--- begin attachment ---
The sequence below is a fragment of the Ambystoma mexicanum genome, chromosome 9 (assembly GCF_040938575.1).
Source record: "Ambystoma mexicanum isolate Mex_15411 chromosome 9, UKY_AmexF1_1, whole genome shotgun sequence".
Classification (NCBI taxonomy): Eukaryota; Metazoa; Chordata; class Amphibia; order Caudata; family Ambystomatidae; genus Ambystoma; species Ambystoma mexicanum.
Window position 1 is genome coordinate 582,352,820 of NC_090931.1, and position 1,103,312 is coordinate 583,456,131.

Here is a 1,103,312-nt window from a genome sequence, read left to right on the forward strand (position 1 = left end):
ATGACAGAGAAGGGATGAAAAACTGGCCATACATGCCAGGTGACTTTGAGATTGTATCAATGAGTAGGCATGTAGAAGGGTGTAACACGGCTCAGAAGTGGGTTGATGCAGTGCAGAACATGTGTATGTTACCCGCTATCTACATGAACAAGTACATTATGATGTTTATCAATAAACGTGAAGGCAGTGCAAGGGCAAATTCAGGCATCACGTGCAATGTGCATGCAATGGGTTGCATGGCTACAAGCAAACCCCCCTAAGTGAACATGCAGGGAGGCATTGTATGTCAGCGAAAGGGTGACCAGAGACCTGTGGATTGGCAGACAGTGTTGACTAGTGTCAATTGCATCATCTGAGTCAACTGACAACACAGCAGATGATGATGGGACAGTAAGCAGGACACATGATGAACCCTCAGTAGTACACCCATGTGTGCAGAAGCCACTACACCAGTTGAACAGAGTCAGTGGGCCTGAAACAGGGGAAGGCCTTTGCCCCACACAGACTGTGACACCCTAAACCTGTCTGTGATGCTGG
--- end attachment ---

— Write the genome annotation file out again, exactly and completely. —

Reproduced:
The sequence below is a fragment of the Ambystoma mexicanum genome, chromosome 9 (assembly GCF_040938575.1).
Source record: "Ambystoma mexicanum isolate Mex_15411 chromosome 9, UKY_AmexF1_1, whole genome shotgun sequence".
Classification (NCBI taxonomy): Eukaryota; Metazoa; Chordata; class Amphibia; order Caudata; family Ambystomatidae; genus Ambystoma; species Ambystoma mexicanum.
Window position 1 is genome coordinate 582,352,820 of NC_090931.1, and position 1,103,312 is coordinate 583,456,131.

Here is a 1,103,312-nt window from a genome sequence, read left to right on the forward strand (position 1 = left end):
ATGACAGAGAAGGGATGAAAAACTGGCCATACATGCCAGGTGACTTTGAGATTGTATCAATGAGTAGGCATGTAGAAGGGTGTAACACGGCTCAGAAGTGGGTTGATGCAGTGCAGAACATGTGTATGTTACCCGCTATCTACATGAACAAGTACATTATGATGTTTATCAATAAACGTGAAGGCAGTGCAAGGGCAAATTCAGGCATCACGTGCAATGTGCATGCAATGGGTTGCATGGCTACAAGCAAACCCCCCTAAGTGAACATGCAGGGAGGCATTGTATGTCAGCGAAAGGGTGACCAGAGACCTGTGGATTGGCAGACAGTGTTGACTAGTGTCAATTGCATCATCTGAGTCAACTGACAACACAGCAGATGATGATGGGACAGTAAGCAGGACACATGATGAACCCTCAGTAGTACACCCATGTGTGCAGAAGCCACTACACCAGTTGAACAGAGTCAGTGGGCCTGAAACAGGGGAAGGCCTTTGCCCCACACAGACTGTGACACCCTAAACCTGTCTGTGATGCTGG